No, "hauaiki" isn't even a word in the Niuean vocabulary. I asked my aunt who was born and raised in Niue and she said it's not Niuean. And "Avaiki" is that cave I posted a picture of in my previous post.
I'm not really in the mood to go and find the word in the Niuean language text that I did. I just made a mental note of it because I would have expected it to have been Havaiki. Hauaiki is a word transliterated from Maori - how old that transliteration is, I don't know. I'm not a modern Niuean language specialist but my hunch would be that a (or some) speaker(s) of Niuean when trying to talk about the last point of origin of Maori, instead of using what word equivalent that existed in their lexicon they chose to transliterate. That transliteration then would have wound up in print. It could be that your aunty isn't a part of the speech community that transliterated the word.
People on Niue wouldn't be talking about Maori origins.
Now that you mention that it was probably an educational book written in the Niuean language to be taught to native speakers of Niuean as a requirement of the New Zealand curriculum where the subject of Maori and their relationship to Aotearoa is taught as a compulsory component on the curriculum.
And since you were discussing cognates for Hawaiki you should have mentioned Avaiki in Niuean.
There is no need to mention what the cognate is in Niuean because I was discussing evidence given from Eastern Polynesian languages - something that Niuean clearly isn't.
you forgot Havaiki/Havai'i in Fakarava.
If you meant Tuamotuan then yes I did neglect that but that doesn't add or change to what I said before it only gives more evidence. I don't quote Tuamotuan as much since there isn't a lot of Tuamotuan that has been written that is easily accessible in Eastern Polynesian outside of French Polynesia.
I'm guessing that you are solely basing your information on a word recently created at New Zealand universities to distinguish the Niuean Avaiki from the Maori Hawaiki?
The study of Niuean language in NZ is not done at University level. That's because it is a very unpopular language which I think is a big shame. I don't think academics would bother creating another word for it unless if they felt strongly and the community felt strongly that there was no connection with Hawaiki. Words made by academics that the community feels that there is no need for ultimately die.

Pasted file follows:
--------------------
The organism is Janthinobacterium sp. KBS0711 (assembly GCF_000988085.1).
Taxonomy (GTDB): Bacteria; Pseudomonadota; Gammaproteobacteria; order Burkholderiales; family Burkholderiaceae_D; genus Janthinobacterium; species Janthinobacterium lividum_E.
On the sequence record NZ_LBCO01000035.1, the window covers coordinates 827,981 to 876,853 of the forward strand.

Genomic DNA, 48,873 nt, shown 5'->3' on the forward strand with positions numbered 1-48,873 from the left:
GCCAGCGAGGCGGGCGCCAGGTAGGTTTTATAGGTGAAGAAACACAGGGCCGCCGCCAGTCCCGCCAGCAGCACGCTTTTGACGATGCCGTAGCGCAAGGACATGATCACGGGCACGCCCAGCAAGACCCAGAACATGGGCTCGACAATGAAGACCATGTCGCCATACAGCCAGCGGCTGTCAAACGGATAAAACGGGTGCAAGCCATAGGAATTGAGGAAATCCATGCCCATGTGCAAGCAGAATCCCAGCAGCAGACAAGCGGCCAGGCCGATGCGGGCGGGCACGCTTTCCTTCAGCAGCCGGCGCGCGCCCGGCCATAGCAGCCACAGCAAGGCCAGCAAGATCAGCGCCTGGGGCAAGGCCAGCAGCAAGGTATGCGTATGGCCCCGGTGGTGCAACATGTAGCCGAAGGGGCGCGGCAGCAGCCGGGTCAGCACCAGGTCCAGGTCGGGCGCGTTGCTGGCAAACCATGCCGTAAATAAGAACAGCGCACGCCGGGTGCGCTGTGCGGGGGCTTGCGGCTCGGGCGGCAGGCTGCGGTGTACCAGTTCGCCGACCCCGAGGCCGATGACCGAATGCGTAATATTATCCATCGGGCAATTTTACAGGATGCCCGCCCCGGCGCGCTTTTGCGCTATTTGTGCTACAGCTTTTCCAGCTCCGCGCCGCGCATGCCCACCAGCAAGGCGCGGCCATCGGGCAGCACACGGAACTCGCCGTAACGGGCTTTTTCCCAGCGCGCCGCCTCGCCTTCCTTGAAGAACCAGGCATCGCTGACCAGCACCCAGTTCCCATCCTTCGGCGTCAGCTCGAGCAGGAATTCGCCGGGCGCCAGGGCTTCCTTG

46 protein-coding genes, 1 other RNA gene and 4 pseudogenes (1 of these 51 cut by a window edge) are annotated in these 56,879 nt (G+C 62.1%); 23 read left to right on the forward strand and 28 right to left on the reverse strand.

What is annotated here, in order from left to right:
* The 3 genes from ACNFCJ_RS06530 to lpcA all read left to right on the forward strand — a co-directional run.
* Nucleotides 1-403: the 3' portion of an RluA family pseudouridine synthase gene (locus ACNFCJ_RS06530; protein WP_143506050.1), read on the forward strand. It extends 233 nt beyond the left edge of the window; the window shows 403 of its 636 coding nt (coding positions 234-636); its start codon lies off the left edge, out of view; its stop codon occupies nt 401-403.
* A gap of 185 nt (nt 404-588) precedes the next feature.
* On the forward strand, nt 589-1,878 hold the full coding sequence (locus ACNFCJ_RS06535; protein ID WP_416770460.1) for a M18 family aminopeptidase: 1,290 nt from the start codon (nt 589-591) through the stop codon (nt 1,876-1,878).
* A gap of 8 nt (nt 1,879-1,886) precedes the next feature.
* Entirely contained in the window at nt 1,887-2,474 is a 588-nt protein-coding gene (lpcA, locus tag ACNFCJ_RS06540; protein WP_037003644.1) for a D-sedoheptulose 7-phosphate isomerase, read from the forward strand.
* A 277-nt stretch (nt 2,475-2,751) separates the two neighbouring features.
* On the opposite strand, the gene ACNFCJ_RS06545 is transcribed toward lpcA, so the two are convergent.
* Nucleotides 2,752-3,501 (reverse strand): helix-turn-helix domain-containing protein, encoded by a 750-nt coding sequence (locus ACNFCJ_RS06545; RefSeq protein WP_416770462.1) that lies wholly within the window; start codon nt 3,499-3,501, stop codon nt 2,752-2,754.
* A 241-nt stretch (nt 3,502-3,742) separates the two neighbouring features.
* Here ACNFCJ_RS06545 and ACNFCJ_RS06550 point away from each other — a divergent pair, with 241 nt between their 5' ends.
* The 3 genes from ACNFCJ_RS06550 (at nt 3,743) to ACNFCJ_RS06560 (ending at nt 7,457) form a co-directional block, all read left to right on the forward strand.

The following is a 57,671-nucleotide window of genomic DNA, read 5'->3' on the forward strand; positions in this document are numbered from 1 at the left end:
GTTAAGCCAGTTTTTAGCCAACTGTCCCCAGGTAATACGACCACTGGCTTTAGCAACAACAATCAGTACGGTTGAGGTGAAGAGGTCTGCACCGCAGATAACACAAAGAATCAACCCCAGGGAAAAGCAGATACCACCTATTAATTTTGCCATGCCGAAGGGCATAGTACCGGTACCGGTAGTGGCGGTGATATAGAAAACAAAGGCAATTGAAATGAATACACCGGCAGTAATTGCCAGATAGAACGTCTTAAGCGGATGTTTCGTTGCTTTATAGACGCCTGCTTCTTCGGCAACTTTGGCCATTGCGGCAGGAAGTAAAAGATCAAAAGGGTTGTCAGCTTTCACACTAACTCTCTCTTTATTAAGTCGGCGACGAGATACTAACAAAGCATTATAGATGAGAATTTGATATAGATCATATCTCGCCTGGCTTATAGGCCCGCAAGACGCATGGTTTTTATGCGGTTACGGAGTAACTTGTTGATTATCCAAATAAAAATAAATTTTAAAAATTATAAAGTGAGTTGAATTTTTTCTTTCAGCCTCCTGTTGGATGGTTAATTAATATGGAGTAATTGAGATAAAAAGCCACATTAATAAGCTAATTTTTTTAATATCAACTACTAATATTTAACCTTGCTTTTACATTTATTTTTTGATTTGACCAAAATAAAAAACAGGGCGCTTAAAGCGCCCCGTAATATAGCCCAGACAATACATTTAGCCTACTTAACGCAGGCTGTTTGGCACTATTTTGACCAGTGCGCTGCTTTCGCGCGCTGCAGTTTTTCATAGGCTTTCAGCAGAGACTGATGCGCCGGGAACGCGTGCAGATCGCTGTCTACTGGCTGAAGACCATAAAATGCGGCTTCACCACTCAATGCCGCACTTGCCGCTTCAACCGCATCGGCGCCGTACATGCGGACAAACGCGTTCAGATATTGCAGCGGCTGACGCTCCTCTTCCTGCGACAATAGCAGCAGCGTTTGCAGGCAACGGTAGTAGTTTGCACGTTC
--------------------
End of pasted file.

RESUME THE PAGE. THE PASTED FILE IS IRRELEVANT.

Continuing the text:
Attitudes towards Niuean language by non-Niueans non-Polynesians and by some young Niuean themselves means that the language will die if there is no attitude shift. I don't think the NZ Govt is doing enough to promote Niuean as a living spoken language. There is a hell of a lot of work to be done because the language is going to die.
Out of the five major Polynesian languages of New Zealand (New Zealand Maori, Cook Islands Maori, Samoan, Tongan and Niuean) Niuean is going to die due to the frantic scramble to learn English at all costs. Cook Islands Maori will die as well as people don't see a need for it despite the fact that to function in the Cook Islands culture Cook Islands Maori is a must. New Zealand Maori is going to survive and recover. Samoan could do better but after two to three generations fluency in the language really deteriorates. Tongan is fine because speakers of the language tend to work in the same line of work and the only way to communicate in the community is to speak Tongan - English is not an option.
The NZ Government has a duty to protect all Polynesian languages under its influence (which then also includes Tokelauan) through promoting education policies that encourage -
1)Receiving an education in the L1/heritage language of the student
2)Encouraging multi-lingualism - for Polynesian students that means a study of other Polynesian languages to complement their L1/L2 language.
3)Encouraging employers to allow their workplaces to be multi-lingual - employees should not be warned for speaking a language other than English
4)Making Maori compulsory to learn as a L1/L2 language from pre-school to university.
5)Adequate funding to restore Moriori.
I think if the NZ Govt does the above I think we can easily turn around the current language situation for Polynesian languages spoken outside of Chile, French Polynesia, Hawai'i and Melanesia. If we protect these and promote them then the others will follow.